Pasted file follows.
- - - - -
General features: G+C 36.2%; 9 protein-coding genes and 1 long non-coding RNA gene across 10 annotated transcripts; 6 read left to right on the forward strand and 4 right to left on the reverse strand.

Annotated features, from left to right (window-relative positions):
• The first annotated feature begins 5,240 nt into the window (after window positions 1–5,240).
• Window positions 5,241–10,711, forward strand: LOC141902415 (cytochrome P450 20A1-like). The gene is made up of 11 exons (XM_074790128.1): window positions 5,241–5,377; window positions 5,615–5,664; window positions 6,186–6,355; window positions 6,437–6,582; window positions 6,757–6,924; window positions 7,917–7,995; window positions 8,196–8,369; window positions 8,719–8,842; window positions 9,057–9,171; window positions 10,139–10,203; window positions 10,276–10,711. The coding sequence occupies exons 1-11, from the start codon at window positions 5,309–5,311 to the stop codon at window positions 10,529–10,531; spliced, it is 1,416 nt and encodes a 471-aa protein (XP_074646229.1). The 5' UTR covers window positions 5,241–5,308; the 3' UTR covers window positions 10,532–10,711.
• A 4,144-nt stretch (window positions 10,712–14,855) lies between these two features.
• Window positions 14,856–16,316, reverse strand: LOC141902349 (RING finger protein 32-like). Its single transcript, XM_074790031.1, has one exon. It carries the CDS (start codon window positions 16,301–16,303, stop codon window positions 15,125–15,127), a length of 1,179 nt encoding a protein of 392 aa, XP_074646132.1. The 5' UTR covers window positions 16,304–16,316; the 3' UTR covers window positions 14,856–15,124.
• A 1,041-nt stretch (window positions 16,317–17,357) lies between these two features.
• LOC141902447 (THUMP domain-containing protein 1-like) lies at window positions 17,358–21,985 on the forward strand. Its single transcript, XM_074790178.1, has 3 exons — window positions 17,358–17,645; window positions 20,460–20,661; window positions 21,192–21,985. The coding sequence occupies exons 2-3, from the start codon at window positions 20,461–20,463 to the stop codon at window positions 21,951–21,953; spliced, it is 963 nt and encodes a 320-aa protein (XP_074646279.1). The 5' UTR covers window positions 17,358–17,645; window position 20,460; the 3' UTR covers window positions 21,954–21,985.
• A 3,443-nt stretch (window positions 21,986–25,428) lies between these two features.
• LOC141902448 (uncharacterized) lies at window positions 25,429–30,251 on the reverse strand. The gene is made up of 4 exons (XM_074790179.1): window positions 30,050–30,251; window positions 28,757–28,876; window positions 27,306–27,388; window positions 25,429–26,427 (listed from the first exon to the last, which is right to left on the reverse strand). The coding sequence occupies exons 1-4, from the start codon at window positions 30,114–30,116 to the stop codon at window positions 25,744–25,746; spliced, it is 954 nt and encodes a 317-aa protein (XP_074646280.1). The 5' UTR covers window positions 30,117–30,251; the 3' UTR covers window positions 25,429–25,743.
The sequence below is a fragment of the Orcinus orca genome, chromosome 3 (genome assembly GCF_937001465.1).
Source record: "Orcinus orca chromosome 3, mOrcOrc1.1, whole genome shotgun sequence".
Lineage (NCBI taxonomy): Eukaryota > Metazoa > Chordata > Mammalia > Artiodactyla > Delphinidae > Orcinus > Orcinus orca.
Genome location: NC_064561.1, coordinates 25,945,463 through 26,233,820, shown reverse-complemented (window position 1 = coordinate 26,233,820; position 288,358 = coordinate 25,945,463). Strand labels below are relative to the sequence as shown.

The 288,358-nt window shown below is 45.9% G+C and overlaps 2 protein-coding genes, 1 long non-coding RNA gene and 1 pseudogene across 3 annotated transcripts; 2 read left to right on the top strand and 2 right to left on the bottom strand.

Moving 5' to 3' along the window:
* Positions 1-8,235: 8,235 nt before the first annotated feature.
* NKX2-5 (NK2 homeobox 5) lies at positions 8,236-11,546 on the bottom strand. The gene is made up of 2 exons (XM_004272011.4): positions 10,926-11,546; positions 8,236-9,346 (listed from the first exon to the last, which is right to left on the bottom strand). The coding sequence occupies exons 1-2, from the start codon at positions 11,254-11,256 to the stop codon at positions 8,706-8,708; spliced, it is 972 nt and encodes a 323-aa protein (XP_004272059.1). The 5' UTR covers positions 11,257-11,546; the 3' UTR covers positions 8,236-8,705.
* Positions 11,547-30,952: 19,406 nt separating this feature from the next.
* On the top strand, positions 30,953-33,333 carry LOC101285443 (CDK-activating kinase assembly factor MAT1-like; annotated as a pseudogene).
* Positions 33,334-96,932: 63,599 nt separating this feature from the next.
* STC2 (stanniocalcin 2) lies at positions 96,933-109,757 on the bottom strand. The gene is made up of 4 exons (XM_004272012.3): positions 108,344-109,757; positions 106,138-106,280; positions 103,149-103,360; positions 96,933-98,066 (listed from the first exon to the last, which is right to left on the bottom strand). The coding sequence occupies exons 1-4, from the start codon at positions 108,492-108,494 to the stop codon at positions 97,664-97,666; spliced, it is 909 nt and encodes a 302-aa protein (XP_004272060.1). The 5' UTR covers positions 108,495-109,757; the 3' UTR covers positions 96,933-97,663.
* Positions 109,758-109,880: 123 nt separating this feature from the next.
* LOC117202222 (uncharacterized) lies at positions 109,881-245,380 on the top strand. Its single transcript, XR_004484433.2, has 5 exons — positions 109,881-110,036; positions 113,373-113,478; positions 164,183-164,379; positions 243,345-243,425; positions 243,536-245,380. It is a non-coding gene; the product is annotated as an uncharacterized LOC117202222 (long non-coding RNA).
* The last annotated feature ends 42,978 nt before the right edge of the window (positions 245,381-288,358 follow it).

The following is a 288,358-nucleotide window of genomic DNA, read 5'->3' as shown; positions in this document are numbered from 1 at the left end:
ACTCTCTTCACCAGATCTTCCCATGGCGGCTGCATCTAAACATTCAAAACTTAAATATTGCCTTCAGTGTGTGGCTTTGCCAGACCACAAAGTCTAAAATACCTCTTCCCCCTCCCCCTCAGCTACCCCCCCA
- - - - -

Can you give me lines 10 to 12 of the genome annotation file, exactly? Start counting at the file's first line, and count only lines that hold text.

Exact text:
• LOC141902448 (uncharacterized) lies at window positions 25,429–30,251 on the reverse strand. The gene is made up of 4 exons (XM_074790179.1): window positions 30,050–30,251; window positions 28,757–28,876; window positions 27,306–27,388; window positions 25,429–26,427 (listed from the first exon to the last, which is right to left on the reverse strand). The coding sequence occupies exons 1-4, from the start codon at window positions 30,114–30,116 to the stop codon at window positions 25,744–25,746; spliced, it is 954 nt and encodes a 317-aa protein (XP_074646280.1). The 5' UTR covers window positions 30,117–30,251; the 3' UTR covers window positions 25,429–25,743.
The sequence below is a fragment of the Orcinus orca genome, chromosome 3 (genome assembly GCF_937001465.1).
Source record: "Orcinus orca chromosome 3, mOrcOrc1.1, whole genome shotgun sequence".